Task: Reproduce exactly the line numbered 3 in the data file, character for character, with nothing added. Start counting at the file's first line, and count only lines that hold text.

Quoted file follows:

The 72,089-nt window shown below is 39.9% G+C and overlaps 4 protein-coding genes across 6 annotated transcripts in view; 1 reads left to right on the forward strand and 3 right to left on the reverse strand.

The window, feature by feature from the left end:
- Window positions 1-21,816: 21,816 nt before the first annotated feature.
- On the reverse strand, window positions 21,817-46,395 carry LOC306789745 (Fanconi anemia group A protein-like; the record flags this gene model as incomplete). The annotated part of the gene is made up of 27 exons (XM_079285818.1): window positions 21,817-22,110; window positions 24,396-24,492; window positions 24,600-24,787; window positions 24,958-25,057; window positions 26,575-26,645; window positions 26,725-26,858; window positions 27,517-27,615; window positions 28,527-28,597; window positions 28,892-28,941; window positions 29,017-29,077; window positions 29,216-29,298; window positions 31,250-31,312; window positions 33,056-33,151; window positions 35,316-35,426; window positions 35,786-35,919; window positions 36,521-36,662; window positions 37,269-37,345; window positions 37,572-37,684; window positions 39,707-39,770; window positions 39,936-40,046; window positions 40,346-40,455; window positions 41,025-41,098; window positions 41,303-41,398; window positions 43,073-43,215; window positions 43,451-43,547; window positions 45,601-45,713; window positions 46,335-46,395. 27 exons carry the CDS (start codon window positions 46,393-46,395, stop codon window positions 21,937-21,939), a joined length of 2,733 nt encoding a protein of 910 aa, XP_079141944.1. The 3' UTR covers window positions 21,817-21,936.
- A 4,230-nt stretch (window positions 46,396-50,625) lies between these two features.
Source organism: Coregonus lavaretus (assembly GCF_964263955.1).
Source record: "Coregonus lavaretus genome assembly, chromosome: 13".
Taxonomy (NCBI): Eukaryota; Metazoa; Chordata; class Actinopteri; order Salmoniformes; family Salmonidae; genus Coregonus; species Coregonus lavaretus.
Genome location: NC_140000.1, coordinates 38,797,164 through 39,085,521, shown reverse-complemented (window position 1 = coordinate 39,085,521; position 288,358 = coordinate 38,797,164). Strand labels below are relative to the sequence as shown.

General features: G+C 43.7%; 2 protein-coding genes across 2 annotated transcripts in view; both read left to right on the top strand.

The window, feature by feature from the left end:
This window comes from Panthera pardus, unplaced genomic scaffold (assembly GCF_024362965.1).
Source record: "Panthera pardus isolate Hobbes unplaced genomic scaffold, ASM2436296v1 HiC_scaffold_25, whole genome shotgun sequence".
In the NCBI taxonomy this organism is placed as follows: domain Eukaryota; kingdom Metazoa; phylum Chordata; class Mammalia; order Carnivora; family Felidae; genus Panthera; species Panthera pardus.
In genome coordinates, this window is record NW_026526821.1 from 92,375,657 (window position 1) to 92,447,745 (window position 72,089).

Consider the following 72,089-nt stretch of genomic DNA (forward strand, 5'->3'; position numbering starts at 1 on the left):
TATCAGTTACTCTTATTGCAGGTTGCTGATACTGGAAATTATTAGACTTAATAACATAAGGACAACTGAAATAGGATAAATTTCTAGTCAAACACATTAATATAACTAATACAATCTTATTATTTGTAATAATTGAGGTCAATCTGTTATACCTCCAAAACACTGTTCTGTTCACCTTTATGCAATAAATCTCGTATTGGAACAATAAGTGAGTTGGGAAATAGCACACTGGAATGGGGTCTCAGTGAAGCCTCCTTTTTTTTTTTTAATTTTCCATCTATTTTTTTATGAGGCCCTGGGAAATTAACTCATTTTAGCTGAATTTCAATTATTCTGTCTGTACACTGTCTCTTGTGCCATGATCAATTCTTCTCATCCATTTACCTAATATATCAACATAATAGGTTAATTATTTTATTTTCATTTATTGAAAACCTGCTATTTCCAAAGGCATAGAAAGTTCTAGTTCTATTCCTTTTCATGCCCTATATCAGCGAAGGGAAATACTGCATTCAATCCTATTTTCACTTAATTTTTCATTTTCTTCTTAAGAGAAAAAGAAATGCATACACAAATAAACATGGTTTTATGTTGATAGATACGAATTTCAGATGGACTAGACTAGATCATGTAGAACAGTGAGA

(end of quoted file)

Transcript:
- Window positions 1-21,816: 21,816 nt before the first annotated feature.